He teaches several courses related to his work, including one on how to make audio effects as well as a graduate course entitled “Digital Signal Processing for Musicians.” His classes are already becoming popular: his audio effects-focused course, entitled “Computer Applications in Music,” which he describes as “very technical,” initially had more students enrolled than he could accept. Many of them were engineering and computer science majors.

“All music goes through a computer now, and there’s equalization that applies,” Dahl says. “I teach the students how to make some of the tools we use in the studio as well as how to understand to help to use them better.”

And while he hasn’t had time for local performances yet, Dahl also produces and performs electronic dance music. He has several ideas for future courses, including working with dancers and using dance movements to generate music. He would also like to offer a course on creating new instruments, ones he describes as, “new interfaces for musical expression, developing new ways to control computer-generated sound.”

Assistant Professor of Music Luke Dahl (left) and TA Max Tfirn (right) observe an early draft of a student's final class project.
Assistant Professor of Music Luke Dahl (left) and TA Max Tfirn (right) observe an early draft of a student's final class project.
Lorenzo Perez

“I want to teach a class where students make their own musical instruments in which a computer-generated sound is controlled by a performer in various ways,” Dahl says.

That computer-generated sound continues to lure a growing number of students eager to explore electronic music. When Savannah Thieme first toured the University of Virginia as a prospective student, she left impressed with the range of course offerings related to computer music.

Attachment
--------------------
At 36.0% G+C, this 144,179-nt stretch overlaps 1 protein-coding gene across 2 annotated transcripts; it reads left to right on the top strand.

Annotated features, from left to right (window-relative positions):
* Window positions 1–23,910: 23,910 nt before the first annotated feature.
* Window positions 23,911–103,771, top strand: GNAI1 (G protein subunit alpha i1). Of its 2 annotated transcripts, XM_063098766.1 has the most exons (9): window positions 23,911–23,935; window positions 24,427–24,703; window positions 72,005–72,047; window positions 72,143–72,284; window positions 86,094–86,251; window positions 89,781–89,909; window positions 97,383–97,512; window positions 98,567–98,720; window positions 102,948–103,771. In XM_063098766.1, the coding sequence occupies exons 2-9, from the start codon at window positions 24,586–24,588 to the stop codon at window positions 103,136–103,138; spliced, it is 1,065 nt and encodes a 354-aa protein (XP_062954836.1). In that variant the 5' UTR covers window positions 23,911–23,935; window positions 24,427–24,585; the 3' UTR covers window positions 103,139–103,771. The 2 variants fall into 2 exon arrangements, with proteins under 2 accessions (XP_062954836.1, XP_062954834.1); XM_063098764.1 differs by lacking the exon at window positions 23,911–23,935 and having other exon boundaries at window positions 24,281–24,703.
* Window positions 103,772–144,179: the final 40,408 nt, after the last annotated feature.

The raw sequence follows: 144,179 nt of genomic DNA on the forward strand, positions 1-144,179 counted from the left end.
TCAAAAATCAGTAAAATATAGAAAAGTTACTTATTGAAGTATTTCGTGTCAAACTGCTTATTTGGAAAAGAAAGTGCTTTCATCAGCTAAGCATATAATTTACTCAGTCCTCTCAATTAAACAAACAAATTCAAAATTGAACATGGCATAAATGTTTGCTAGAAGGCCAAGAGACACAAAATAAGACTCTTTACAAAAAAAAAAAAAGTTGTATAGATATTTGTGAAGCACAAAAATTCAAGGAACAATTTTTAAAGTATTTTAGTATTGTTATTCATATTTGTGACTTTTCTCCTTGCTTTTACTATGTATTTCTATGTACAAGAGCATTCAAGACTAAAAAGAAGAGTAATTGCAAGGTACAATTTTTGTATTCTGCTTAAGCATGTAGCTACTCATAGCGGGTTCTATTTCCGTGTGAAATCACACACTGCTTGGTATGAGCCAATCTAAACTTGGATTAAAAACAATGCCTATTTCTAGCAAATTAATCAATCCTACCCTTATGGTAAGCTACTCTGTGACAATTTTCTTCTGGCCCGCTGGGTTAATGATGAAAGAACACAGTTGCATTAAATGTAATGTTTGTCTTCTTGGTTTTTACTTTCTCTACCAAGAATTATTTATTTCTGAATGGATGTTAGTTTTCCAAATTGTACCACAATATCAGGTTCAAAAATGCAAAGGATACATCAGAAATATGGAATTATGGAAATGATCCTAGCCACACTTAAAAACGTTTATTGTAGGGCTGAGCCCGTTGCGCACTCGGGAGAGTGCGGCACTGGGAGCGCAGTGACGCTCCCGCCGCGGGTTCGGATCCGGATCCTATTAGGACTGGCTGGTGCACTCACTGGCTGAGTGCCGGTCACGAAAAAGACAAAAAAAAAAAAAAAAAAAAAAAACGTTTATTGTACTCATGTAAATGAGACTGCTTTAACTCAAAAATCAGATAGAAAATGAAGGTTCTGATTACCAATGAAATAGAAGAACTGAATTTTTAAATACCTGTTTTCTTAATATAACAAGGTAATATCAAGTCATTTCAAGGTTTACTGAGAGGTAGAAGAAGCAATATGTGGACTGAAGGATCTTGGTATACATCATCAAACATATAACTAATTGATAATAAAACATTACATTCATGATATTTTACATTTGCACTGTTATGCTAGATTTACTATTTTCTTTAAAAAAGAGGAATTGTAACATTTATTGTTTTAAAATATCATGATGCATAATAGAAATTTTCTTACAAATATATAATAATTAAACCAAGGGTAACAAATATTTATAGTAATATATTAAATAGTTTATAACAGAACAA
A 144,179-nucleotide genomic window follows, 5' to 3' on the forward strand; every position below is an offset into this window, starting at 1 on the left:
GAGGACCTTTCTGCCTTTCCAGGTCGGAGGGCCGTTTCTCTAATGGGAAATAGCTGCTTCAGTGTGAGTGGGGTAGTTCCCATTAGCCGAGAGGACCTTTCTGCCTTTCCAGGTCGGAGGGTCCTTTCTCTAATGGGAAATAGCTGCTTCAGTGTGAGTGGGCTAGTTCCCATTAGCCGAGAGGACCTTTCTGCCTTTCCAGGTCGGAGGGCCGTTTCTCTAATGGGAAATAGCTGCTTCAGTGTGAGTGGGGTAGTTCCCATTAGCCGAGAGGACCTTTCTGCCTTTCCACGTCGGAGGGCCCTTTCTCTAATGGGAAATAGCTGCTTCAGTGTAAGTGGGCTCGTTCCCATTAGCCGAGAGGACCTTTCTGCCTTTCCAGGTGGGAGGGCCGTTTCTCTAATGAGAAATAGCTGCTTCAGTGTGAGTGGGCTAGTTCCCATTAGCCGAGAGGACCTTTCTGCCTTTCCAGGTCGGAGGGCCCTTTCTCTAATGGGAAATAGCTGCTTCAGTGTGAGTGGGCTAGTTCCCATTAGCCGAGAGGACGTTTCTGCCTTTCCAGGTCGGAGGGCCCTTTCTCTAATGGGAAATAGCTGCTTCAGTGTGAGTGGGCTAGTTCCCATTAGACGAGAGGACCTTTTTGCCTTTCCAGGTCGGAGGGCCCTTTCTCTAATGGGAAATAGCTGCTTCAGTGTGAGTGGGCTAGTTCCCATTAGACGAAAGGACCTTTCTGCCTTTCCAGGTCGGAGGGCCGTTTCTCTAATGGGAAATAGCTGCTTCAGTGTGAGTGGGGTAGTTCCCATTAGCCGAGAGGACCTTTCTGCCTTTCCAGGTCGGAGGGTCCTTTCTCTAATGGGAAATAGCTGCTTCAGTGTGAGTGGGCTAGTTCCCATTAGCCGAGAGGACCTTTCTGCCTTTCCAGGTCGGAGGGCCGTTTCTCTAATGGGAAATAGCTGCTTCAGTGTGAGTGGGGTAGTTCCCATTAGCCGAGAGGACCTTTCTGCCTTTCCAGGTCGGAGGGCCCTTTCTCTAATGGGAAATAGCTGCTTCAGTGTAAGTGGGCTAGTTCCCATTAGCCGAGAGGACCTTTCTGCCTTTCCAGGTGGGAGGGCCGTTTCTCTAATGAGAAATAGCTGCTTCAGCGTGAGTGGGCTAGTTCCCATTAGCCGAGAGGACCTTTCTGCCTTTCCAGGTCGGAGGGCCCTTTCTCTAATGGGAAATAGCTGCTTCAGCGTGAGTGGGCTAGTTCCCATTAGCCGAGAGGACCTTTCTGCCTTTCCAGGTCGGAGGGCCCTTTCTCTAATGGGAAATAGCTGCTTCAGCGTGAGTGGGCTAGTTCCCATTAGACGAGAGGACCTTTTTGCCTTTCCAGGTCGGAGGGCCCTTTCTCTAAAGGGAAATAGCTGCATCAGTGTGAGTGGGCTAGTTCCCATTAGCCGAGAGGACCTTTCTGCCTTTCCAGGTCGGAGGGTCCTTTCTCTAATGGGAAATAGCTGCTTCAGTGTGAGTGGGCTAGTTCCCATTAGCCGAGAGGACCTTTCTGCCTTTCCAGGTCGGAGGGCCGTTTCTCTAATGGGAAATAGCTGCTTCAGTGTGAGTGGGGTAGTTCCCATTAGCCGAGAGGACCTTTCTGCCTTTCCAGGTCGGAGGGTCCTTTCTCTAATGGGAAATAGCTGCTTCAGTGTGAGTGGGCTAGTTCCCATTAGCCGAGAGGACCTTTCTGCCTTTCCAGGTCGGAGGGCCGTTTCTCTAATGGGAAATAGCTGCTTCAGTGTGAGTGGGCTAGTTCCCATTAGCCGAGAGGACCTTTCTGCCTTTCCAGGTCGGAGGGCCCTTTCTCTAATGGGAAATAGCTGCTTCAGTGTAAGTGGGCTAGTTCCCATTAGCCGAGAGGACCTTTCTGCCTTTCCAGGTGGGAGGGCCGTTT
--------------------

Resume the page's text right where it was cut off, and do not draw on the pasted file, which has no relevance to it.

"There’s a lot of very avant-garde experimental electronic music stuff that our department is interested in,” says Thieme, a rising fourth-year Music major. “A lot more undergrads are now getting acclimated with it. …It seems like U.Va. is pretty unique in that our prominence in the electronic music world is less than 20 years old, and we have a good graduate program in it now and we’re drawing more people every year.

“I’m noticing more and more grad students each year  – they interact a lot with the undergrads, which is awesome. I know every grad student in that program, maybe 12 people, and that’s been so helpful. It's small enough that I can directly talk to my teachers, and they have time to do that with me, but it’s also not a conservatory – you can create your own program if you want to."

As the McIntire Department’s curriculum continues to expand across musical genres, so does the spectrum of students – from beginners to aspiring professional musicians – lured to Old Cabell Hall to sample its courses.

Fourth-year English major James Perla plays music as a casual hobby, but he feels at home in the range of Music elective classes he’s taken, primarily related to electronic music and ethnomusicology.

"The classes I’ve been in, which are mostly intro classes, it’s a wide-range of people from different disciplines. You get Computer Science, Anthropology, Biomedical engineering, etc. taking these classes because they sound interesting,” Perla says.  "The composition classes I’m drawn to because the professors really encourage students to make art in their own right and express themselves, which I’m a proponent for.

“Getting the tools to do that – it’s neat to see your progression from the beginning to the end of the semester. I’m also on the other side of it, which is studying different cultures, their music and forms of musical expression. Ethnomusicology is very interdisciplinary because you can apply things you learn in English class to the issues that ethnographers deal with – it’s more an anthropology class than a music class.”